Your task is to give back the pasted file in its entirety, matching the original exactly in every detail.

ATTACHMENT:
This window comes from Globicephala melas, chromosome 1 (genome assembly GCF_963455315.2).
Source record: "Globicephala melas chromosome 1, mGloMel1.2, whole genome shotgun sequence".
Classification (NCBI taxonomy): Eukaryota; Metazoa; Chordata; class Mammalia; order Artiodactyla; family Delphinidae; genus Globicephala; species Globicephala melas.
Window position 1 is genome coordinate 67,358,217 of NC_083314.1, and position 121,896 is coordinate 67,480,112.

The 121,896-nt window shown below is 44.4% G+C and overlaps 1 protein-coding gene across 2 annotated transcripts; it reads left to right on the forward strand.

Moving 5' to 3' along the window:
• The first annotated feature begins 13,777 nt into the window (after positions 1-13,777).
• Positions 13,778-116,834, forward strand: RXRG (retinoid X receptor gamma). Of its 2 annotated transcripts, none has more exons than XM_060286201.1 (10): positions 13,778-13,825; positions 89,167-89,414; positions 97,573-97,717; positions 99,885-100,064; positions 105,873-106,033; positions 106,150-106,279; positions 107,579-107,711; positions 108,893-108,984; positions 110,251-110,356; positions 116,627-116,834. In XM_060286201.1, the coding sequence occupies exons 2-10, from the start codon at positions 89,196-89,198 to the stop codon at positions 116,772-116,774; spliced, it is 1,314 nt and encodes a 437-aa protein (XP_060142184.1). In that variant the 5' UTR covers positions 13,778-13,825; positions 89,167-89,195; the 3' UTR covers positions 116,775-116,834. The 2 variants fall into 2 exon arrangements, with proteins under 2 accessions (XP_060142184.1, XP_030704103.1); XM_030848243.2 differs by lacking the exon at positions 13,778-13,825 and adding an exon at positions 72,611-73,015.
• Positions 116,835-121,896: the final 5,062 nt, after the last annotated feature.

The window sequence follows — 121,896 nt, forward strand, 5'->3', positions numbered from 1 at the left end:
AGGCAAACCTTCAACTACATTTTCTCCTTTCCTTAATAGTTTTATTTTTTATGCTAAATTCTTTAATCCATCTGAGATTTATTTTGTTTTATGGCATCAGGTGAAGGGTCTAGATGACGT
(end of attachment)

This window comes from Globicephala melas, chromosome 1 (genome assembly GCF_963455315.2).
Source record: "Globicephala melas chromosome 1, mGloMel1.2, whole genome shotgun sequence".
Classification (NCBI taxonomy): Eukaryota; Metazoa; Chordata; class Mammalia; order Artiodactyla; family Delphinidae; genus Globicephala; species Globicephala melas.
Window position 1 is genome coordinate 67,358,217 of NC_083314.1, and position 121,896 is coordinate 67,480,112.

The 121,896-nt window shown below is 44.4% G+C and overlaps 1 protein-coding gene across 2 annotated transcripts; it reads left to right on the forward strand.

Moving 5' to 3' along the window:
• The first annotated feature begins 13,777 nt into the window (after positions 1-13,777).
• Positions 13,778-116,834, forward strand: RXRG (retinoid X receptor gamma). Of its 2 annotated transcripts, none has more exons than XM_060286201.1 (10): positions 13,778-13,825; positions 89,167-89,414; positions 97,573-97,717; positions 99,885-100,064; positions 105,873-106,033; positions 106,150-106,279; positions 107,579-107,711; positions 108,893-108,984; positions 110,251-110,356; positions 116,627-116,834. In XM_060286201.1, the coding sequence occupies exons 2-10, from the start codon at positions 89,196-89,198 to the stop codon at positions 116,772-116,774; spliced, it is 1,314 nt and encodes a 437-aa protein (XP_060142184.1). In that variant the 5' UTR covers positions 13,778-13,825; positions 89,167-89,195; the 3' UTR covers positions 116,775-116,834. The 2 variants fall into 2 exon arrangements, with proteins under 2 accessions (XP_060142184.1, XP_030704103.1); XM_030848243.2 differs by lacking the exon at positions 13,778-13,825 and adding an exon at positions 72,611-73,015.
• Positions 116,835-121,896: the final 5,062 nt, after the last annotated feature.

The window sequence follows — 121,896 nt, forward strand, 5'->3', positions numbered from 1 at the left end:
AGGCAAACCTTCAACTACATTTTCTCCTTTCCTTAATAGTTTTATTTTTTATGCTAAATTCTTTAATCCATCTGAGATTTATTTTGTTTTATGGCATCAGGTGAAGGGTCTAGATGACGT